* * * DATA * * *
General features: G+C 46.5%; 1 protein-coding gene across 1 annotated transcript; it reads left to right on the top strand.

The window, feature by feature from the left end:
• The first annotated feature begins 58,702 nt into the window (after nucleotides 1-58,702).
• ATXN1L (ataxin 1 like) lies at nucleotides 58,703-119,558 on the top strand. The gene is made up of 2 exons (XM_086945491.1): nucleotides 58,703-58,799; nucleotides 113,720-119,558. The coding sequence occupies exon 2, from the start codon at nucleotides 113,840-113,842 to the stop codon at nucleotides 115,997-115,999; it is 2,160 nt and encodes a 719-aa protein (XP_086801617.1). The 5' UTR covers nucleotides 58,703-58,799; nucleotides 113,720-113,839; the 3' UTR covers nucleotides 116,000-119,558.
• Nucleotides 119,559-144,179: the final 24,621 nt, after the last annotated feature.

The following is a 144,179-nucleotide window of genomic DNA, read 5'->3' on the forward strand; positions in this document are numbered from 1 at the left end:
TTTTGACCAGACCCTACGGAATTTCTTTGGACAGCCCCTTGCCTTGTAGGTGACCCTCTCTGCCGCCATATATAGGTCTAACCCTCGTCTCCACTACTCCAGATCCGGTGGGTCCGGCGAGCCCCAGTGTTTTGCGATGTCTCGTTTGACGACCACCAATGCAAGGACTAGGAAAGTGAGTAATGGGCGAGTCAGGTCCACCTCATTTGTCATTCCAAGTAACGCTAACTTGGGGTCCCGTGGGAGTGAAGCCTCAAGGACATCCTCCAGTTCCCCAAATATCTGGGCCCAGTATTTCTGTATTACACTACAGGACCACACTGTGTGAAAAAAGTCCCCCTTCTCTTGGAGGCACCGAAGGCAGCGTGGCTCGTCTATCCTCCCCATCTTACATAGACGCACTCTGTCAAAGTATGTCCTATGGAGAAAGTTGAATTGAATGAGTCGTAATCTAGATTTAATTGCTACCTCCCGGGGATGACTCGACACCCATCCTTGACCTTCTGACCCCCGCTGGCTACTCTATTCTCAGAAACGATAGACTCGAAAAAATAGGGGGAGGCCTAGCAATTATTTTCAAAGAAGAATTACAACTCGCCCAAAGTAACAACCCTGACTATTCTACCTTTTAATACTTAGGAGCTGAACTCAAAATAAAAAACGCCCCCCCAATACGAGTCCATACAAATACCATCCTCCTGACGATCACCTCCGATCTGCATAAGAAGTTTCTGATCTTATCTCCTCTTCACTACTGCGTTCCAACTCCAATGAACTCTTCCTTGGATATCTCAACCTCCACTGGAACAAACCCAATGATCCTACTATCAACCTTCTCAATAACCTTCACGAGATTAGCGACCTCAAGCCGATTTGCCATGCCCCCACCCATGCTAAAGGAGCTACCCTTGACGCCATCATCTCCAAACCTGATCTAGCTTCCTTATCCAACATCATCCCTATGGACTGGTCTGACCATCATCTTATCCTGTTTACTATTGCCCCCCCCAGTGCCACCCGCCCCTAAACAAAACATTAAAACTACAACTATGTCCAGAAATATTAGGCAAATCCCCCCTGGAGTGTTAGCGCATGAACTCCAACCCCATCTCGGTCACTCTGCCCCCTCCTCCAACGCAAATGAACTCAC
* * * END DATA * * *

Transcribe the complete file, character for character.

General features: G+C 46.5%; 1 protein-coding gene across 1 annotated transcript; it reads left to right on the top strand.

The window, feature by feature from the left end:
• The first annotated feature begins 58,702 nt into the window (after nucleotides 1-58,702).
• ATXN1L (ataxin 1 like) lies at nucleotides 58,703-119,558 on the top strand. The gene is made up of 2 exons (XM_086945491.1): nucleotides 58,703-58,799; nucleotides 113,720-119,558. The coding sequence occupies exon 2, from the start codon at nucleotides 113,840-113,842 to the stop codon at nucleotides 115,997-115,999; it is 2,160 nt and encodes a 719-aa protein (XP_086801617.1). The 5' UTR covers nucleotides 58,703-58,799; nucleotides 113,720-113,839; the 3' UTR covers nucleotides 116,000-119,558.
• Nucleotides 119,559-144,179: the final 24,621 nt, after the last annotated feature.

The following is a 144,179-nucleotide window of genomic DNA, read 5'->3' on the forward strand; positions in this document are numbered from 1 at the left end:
TTTTGACCAGACCCTACGGAATTTCTTTGGACAGCCCCTTGCCTTGTAGGTGACCCTCTCTGCCGCCATATATAGGTCTAACCCTCGTCTCCACTACTCCAGATCCGGTGGGTCCGGCGAGCCCCAGTGTTTTGCGATGTCTCGTTTGACGACCACCAATGCAAGGACTAGGAAAGTGAGTAATGGGCGAGTCAGGTCCACCTCATTTGTCATTCCAAGTAACGCTAACTTGGGGTCCCGTGGGAGTGAAGCCTCAAGGACATCCTCCAGTTCCCCAAATATCTGGGCCCAGTATTTCTGTATTACACTACAGGACCACACTGTGTGAAAAAAGTCCCCCTTCTCTTGGAGGCACCGAAGGCAGCGTGGCTCGTCTATCCTCCCCATCTTACATAGACGCACTCTGTCAAAGTATGTCCTATGGAGAAAGTTGAATTGAATGAGTCGTAATCTAGATTTAATTGCTACCTCCCGGGGATGACTCGACACCCATCCTTGACCTTCTGACCCCCGCTGGCTACTCTATTCTCAGAAACGATAGACTCGAAAAAATAGGGGGAGGCCTAGCAATTATTTTCAAAGAAGAATTACAACTCGCCCAAAGTAACAACCCTGACTATTCTACCTTTTAATACTTAGGAGCTGAACTCAAAATAAAAAACGCCCCCCCAATACGAGTCCATACAAATACCATCCTCCTGACGATCACCTCCGATCTGCATAAGAAGTTTCTGATCTTATCTCCTCTTCACTACTGCGTTCCAACTCCAATGAACTCTTCCTTGGATATCTCAACCTCCACTGGAACAAACCCAATGATCCTACTATCAACCTTCTCAATAACCTTCACGAGATTAGCGACCTCAAGCCGATTTGCCATGCCCCCACCCATGCTAAAGGAGCTACCCTTGACGCCATCATCTCCAAACCTGATCTAGCTTCCTTATCCAACATCATCCCTATGGACTGGTCTGACCATCATCTTATCCTGTTTACTATTGCCCCCCCCAGTGCCACCCGCCCCTAAACAAAACATTAAAACTACAACTATGTCCAGAAATATTAGGCAAATCCCCCCTGGAGTGTTAGCGCATGAACTCCAACCCCATCTCGGTCACTCTGCCCCCTCCTCCAACGCAAATGAACTCAC